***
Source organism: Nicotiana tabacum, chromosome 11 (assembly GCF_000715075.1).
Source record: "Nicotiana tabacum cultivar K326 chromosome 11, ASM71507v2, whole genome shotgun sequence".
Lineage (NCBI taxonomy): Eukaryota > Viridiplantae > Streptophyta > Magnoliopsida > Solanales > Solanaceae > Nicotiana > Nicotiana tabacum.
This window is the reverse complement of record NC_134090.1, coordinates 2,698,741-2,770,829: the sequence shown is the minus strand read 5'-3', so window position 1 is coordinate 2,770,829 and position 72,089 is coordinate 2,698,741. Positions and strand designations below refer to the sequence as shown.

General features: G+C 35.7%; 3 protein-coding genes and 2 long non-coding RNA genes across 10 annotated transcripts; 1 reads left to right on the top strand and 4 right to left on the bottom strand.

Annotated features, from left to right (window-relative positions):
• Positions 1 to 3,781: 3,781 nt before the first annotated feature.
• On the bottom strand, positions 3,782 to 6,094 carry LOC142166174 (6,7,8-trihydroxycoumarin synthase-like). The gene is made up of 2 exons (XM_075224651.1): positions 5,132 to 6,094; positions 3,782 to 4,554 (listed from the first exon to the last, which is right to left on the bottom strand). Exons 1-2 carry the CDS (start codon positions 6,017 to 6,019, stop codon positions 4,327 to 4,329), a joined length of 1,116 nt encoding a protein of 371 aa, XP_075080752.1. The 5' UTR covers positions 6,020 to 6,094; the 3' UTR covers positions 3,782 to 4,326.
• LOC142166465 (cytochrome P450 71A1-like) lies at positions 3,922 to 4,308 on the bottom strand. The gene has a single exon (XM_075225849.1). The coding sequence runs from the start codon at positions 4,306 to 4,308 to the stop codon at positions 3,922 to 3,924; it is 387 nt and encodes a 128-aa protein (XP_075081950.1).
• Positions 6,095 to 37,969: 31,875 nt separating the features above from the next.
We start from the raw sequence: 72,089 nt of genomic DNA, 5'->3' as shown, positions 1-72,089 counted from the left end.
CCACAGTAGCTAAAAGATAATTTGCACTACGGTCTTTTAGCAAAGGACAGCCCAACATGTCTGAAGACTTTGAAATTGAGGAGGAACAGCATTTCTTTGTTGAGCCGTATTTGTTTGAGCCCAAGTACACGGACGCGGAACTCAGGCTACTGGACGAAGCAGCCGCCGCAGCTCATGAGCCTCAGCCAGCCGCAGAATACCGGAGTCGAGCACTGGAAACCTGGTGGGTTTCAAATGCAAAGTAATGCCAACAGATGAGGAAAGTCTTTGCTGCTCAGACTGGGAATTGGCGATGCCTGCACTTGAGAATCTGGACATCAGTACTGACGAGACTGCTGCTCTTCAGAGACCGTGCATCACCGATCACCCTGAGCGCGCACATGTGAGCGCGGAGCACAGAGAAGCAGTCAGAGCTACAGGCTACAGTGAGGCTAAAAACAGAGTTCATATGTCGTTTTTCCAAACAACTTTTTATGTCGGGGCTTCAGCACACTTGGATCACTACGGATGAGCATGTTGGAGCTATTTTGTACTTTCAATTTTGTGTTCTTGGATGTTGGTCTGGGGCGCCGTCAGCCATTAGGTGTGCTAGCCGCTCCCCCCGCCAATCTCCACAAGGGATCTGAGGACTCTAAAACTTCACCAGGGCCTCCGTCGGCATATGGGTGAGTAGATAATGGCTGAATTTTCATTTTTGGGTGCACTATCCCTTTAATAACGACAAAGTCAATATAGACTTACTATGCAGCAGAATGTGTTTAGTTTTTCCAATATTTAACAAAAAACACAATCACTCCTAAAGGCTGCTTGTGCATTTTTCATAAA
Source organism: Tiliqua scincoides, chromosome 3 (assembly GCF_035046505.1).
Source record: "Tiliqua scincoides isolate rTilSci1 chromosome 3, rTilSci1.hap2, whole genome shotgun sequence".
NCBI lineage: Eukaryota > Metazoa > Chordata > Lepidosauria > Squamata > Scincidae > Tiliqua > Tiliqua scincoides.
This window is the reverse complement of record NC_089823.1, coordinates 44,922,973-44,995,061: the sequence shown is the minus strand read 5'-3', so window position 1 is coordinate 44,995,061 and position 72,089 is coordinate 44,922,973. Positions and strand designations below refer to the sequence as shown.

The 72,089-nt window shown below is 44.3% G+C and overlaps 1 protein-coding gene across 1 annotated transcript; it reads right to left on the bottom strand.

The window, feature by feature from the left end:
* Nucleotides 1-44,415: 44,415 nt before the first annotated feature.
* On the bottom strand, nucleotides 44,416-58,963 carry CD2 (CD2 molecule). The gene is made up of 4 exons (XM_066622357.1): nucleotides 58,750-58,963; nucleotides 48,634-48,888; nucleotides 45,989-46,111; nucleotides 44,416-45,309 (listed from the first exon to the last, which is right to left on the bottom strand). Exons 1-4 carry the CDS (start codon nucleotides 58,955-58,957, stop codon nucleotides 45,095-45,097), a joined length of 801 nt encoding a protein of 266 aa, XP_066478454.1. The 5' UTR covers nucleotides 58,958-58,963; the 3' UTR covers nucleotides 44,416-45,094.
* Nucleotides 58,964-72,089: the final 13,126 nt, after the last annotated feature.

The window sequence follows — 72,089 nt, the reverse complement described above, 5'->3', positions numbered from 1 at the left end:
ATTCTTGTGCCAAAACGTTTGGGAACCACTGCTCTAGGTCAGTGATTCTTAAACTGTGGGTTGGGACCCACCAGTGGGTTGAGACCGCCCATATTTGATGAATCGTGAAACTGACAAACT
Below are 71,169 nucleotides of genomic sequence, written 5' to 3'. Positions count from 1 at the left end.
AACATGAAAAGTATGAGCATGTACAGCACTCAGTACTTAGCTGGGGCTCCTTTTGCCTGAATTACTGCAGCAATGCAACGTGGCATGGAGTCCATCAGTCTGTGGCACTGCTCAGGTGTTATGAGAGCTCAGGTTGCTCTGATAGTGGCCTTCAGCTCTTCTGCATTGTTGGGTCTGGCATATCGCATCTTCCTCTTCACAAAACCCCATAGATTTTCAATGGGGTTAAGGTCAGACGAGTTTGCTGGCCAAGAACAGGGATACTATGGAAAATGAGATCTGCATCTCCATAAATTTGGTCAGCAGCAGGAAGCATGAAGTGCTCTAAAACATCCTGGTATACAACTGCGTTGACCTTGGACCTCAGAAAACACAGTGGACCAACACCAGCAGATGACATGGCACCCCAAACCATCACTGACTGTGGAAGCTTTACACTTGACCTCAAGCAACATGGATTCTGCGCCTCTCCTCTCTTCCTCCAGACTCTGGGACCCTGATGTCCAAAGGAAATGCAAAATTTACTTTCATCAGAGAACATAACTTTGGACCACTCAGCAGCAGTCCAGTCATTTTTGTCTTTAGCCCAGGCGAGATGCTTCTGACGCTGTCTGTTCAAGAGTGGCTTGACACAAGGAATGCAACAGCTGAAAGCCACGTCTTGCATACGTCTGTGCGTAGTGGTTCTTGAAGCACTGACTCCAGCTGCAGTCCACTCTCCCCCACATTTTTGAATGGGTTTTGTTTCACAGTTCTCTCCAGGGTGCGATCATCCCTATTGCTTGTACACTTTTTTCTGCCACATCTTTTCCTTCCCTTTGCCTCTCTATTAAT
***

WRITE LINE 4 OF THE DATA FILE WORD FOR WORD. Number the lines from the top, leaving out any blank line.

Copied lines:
This window is the reverse complement of record NC_134090.1, coordinates 2,698,741-2,770,829: the sequence shown is the minus strand read 5'-3', so window position 1 is coordinate 2,770,829 and position 72,089 is coordinate 2,698,741. Positions and strand designations below refer to the sequence as shown.